a 67-year-old male who was diagnosed with amyloidosis started experiencing hair growth after several months of DMSO
Dimethyl sulfoxide or DMSO for short is a colorless liquid that was discovered in the late 19th century; it is a by-product of the paper production process.
After years of research, scientists discovered an interesting characteristic of DMSO: it has the ability to penetrate the skin and other membranes without damaging them. Because of this feature, physicians started using this compound to deliver pharmaceutical drugs via the skin.
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The use of DMSO to treat hair loss was never considered an option until 1985 when a 67-year-old male who was diagnosed with amyloidosis started experiencing hair growth after several months of DMSO treatment.
Amyloidosis is an autoimmune disease, where there abnormal folding of proteins that deposit in different tissues in the body such as the skin, prostate, and rectum.
8 months later, the patient experienced significant hair growth on the scalp
In the case study of the amyloidosis patient, it was reported that the 67-year-old male experienced whitening and loss of hair in a rapidly progressive fashion for the past two months.
After a prostate biopsy, the diagnosis of amyloidosis was suspected; only to be confirmed later with multiple skin biopsies, which showed the deposition of amyloid proteins.
At this point, the patient had lost the hair of his scalp, axilla (armpit), chest, and the groin region.
A dermatologist in Jichi Medical School Hospital prescribed potassium permanganate to reverse the whitening and the loss of hair, but this treatment did not show any positive results.
After that, the patient was started on DMSO (2.5 ml, per os (orally), twice a day). 8 months later, the patient experienced significant hair growth on the scalp and around the jaw (beard), which started turning black gradually.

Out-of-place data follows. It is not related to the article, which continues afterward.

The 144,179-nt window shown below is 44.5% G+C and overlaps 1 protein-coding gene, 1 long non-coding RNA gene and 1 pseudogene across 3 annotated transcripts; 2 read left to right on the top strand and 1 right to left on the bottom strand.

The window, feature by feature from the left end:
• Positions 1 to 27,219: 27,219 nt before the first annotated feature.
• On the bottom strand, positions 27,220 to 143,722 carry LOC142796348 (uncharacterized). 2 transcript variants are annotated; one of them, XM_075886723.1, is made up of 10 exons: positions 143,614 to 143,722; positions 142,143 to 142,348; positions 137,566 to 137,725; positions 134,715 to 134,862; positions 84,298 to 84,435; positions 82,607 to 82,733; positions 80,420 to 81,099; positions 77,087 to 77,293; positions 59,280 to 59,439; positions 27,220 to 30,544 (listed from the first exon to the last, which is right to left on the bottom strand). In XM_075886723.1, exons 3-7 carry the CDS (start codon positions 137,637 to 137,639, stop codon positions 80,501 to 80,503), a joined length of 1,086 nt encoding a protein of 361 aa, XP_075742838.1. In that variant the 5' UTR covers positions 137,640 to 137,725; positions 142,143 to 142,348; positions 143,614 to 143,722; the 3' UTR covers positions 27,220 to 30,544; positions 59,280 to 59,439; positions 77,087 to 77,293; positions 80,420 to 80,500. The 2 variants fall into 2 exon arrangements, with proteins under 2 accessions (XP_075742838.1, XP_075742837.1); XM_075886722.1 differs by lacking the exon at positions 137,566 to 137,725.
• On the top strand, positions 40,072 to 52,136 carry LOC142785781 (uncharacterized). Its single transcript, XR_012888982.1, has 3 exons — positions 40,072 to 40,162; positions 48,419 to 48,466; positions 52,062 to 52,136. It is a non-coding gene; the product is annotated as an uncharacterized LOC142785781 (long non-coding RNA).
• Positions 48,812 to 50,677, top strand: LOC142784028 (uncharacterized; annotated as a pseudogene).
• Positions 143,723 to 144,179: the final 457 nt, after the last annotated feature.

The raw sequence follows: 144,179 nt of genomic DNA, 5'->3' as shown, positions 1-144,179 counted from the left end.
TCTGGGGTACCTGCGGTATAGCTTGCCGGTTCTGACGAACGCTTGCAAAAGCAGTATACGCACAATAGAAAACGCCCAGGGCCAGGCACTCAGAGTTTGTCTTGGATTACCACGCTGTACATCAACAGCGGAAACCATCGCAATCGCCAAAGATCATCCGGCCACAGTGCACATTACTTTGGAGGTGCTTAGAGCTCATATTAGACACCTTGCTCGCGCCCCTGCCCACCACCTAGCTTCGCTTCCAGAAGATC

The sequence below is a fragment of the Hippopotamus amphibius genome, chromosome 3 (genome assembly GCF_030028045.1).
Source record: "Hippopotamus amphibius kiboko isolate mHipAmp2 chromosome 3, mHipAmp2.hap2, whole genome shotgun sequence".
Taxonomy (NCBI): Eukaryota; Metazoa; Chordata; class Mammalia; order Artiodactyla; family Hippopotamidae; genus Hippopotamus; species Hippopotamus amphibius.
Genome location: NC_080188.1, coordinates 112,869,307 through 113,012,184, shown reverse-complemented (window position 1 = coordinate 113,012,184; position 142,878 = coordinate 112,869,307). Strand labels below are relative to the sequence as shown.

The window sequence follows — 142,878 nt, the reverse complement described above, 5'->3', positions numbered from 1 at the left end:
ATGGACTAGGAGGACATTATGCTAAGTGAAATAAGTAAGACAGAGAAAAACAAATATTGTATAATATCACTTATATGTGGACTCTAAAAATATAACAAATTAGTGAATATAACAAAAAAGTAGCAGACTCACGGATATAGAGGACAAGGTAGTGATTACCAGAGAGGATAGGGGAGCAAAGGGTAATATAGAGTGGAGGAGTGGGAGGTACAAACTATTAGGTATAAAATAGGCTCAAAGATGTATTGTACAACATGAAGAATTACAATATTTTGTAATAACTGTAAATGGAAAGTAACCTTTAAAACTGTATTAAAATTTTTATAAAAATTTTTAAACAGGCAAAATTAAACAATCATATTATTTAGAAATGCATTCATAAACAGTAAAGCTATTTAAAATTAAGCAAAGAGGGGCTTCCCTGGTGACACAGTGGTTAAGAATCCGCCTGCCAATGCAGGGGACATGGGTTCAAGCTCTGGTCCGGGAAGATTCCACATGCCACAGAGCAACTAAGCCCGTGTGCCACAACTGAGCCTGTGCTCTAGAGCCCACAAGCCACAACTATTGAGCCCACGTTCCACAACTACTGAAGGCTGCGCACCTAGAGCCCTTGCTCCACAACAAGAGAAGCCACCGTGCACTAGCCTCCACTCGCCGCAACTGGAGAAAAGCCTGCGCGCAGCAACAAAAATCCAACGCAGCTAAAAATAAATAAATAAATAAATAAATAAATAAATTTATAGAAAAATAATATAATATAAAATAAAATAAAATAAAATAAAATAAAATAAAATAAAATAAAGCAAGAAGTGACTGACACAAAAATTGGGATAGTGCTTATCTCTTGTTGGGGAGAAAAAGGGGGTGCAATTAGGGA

The case report concluded that “These findings suggest that some of the manifestation of amyloidosis may respond to DMSO treatment.”
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Before and after the treatment with DMSO
How to use it
Because of the limited evidence of DMSO’s effectiveness in treating hair loss or alopecia areata, it was never officially recommended as a treatment option. The truth to the matter is that even in the case of amyloidosis, which doesn’t typically present with hair loss, there is no sufficient evidence to start implementing DMSO in the management of this chronic disease.
As far as we know, DMSO is only useful when used to promote the penetration of topical drugs into the bloodstream.
For the reason, DMSO can be very effective when mixed with another drug and used as a topical treatment for most of skin conditions.
The only medical use of DMSO approved by the food and drug administration (FDA) is the symptomatic treatment of interstitial cystitis (inflammation of the bladder / lower urinary tract infection).
Based on the case report we discussed, a lot of people started to promote the idea that DMSO can be the solution for all hair loss problems including androgenic alopecia. The new way to promote this product is by selling the spray form of DMSO, which is claimed to help patients grow their hair back in a short period of time.
Unfortunately, many desperate patients fall for this advertisement trap and end up spending money on ineffective products that are not backed up by scientific research whatsoever.
This is why patients should be vigilant when they are being the subject to an ad campaign that’s trying to promote vague products sprinkled with some fancy medical terminology.